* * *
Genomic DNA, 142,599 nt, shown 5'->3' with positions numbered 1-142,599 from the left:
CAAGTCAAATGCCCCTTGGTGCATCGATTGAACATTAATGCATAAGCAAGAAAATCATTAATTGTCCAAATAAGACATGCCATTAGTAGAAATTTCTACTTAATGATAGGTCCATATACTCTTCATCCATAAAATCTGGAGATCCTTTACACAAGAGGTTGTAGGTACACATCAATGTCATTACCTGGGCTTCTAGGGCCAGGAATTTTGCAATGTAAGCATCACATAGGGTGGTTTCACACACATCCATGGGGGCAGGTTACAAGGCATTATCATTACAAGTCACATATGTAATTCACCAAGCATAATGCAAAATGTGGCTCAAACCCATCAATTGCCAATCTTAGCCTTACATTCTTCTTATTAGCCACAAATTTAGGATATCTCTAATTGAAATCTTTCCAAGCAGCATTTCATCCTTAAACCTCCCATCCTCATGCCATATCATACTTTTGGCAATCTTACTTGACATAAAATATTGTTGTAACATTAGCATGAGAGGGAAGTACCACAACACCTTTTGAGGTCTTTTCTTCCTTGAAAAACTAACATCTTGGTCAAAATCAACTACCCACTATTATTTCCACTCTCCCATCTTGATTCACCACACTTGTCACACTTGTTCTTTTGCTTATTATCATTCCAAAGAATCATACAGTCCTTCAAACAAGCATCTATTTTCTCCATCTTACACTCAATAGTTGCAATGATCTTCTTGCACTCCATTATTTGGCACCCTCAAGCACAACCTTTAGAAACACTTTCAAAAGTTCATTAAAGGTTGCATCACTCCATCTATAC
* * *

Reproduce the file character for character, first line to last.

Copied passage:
Genomic DNA, 142,599 nt, shown 5'->3' with positions numbered 1-142,599 from the left:
CAAGTCAAATGCCCCTTGGTGCATCGATTGAACATTAATGCATAAGCAAGAAAATCATTAATTGTCCAAATAAGACATGCCATTAGTAGAAATTTCTACTTAATGATAGGTCCATATACTCTTCATCCATAAAATCTGGAGATCCTTTACACAAGAGGTTGTAGGTACACATCAATGTCATTACCTGGGCTTCTAGGGCCAGGAATTTTGCAATGTAAGCATCACATAGGGTGGTTTCACACACATCCATGGGGGCAGGTTACAAGGCATTATCATTACAAGTCACATATGTAATTCACCAAGCATAATGCAAAATGTGGCTCAAACCCATCAATTGCCAATCTTAGCCTTACATTCTTCTTATTAGCCACAAATTTAGGATATCTCTAATTGAAATCTTTCCAAGCAGCATTTCATCCTTAAACCTCCCATCCTCATGCCATATCATACTTTTGGCAATCTTACTTGACATAAAATATTGTTGTAACATTAGCATGAGAGGGAAGTACCACAACACCTTTTGAGGTCTTTTCTTCCTTGAAAAACTAACATCTTGGTCAAAATCAACTACCCACTATTATTTCCACTCTCCCATCTTGATTCACCACACTTGTCACACTTGTTCTTTTGCTTATTATCATTCCAAAGAATCATACAGTCCTTCAAACAAGCATCTATTTTCTCCATCTTACACTCAATAGTTGCAATGATCTTCTTGCACTCCATTATTTGGCACCCTCAAGCACAACCTTTAGAAACACTTTCAAAAGTTCATTAAAGGTTGCATCACTCCATCTATAC